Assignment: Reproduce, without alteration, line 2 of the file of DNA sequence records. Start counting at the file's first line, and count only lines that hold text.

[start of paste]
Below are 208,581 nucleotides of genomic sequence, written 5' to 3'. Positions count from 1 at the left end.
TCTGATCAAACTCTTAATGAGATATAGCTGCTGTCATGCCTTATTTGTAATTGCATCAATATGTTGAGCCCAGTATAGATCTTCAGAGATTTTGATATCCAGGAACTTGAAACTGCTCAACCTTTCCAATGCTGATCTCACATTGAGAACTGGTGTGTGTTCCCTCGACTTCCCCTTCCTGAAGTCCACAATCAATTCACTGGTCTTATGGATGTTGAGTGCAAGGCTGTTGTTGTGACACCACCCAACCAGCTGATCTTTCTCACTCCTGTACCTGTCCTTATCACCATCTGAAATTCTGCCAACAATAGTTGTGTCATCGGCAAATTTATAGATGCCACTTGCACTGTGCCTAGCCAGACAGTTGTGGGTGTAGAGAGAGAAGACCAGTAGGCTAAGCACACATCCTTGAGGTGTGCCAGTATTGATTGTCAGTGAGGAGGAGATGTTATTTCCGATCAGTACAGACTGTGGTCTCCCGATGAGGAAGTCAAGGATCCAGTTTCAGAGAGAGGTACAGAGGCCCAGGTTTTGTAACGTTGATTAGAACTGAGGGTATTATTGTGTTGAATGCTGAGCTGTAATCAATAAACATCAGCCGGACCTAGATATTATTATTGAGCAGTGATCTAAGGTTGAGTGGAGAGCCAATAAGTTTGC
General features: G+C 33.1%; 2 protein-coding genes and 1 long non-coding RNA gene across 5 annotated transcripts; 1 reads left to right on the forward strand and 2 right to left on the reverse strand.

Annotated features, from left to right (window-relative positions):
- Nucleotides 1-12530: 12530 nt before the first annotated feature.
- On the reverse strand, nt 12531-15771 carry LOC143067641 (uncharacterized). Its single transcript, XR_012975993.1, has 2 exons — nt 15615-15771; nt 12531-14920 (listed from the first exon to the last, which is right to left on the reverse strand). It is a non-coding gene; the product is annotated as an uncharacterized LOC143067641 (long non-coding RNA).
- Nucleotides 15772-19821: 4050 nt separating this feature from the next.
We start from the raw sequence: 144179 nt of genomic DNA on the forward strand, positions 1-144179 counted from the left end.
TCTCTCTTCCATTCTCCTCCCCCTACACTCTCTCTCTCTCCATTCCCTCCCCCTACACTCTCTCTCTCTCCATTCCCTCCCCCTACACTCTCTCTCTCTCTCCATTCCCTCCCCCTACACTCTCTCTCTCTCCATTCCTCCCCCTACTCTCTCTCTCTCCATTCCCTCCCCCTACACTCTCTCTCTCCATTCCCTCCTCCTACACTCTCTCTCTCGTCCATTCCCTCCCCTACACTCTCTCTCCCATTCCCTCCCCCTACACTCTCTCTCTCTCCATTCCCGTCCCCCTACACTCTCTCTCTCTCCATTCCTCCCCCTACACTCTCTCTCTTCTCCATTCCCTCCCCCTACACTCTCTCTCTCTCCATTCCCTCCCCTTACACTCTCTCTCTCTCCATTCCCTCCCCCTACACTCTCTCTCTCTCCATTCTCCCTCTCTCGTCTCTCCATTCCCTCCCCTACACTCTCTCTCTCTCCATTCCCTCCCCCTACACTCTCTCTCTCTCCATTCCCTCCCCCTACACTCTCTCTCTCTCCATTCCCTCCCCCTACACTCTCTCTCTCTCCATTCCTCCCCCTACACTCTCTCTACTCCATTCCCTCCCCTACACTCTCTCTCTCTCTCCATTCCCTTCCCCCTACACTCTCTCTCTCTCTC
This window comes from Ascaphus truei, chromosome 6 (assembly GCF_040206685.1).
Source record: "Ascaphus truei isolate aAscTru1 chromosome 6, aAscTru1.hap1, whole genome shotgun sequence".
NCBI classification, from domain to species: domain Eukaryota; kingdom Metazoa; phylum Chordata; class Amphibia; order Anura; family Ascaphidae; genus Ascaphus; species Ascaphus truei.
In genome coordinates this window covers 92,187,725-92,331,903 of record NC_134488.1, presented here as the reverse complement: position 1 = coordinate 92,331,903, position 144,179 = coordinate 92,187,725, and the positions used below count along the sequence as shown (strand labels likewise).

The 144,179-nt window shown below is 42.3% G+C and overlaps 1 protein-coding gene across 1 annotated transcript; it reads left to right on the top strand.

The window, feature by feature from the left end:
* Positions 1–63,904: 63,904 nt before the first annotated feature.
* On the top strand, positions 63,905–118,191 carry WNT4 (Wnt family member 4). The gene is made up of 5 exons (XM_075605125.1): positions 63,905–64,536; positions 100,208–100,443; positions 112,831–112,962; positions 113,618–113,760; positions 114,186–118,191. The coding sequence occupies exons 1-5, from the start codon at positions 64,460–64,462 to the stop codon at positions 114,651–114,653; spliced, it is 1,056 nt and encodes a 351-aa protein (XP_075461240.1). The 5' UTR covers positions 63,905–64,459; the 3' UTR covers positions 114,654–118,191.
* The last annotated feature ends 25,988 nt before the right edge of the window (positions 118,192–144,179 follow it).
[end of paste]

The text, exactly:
TCTGATCAAACTCTTAATGAGATATAGCTGCTGTCATGCCTTATTTGTAATTGCATCAATATGTTGAGCCCAGTATAGATCTTCAGAGATTTTGATATCCAGGAACTTGAAACTGCTCAACCTTTCCAATGCTGATCTCACATTGAGAACTGGTGTGTGTTCCCTCGACTTCCCCTTCCTGAAGTCCACAATCAATTCACTGGTCTTATGGATGTTGAGTGCAAGGCTGTTGTTGTGACACCACCCAACCAGCTGATCTTTCTCACTCCTGTACCTGTCCTTATCACCATCTGAAATTCTGCCAACAATAGTTGTGTCATCGGCAAATTTATAGATGCCACTTGCACTGTGCCTAGCCAGACAGTTGTGGGTGTAGAGAGAGAAGACCAGTAGGCTAAGCACACATCCTTGAGGTGTGCCAGTATTGATTGTCAGTGAGGAGGAGATGTTATTTCCGATCAGTACAGACTGTGGTCTCCCGATGAGGAAGTCAAGGATCCAGTTTCAGAGAGAGGTACAGAGGCCCAGGTTTTGTAACGTTGATTAGAACTGAGGGTATTATTGTGTTGAATGCTGAGCTGTAATCAATAAACATCAGCCGGACCTAGATATTATTATTGAGCAGTGATCTAAGGTTGAGTGGAGAGCCAATAAGTTTGC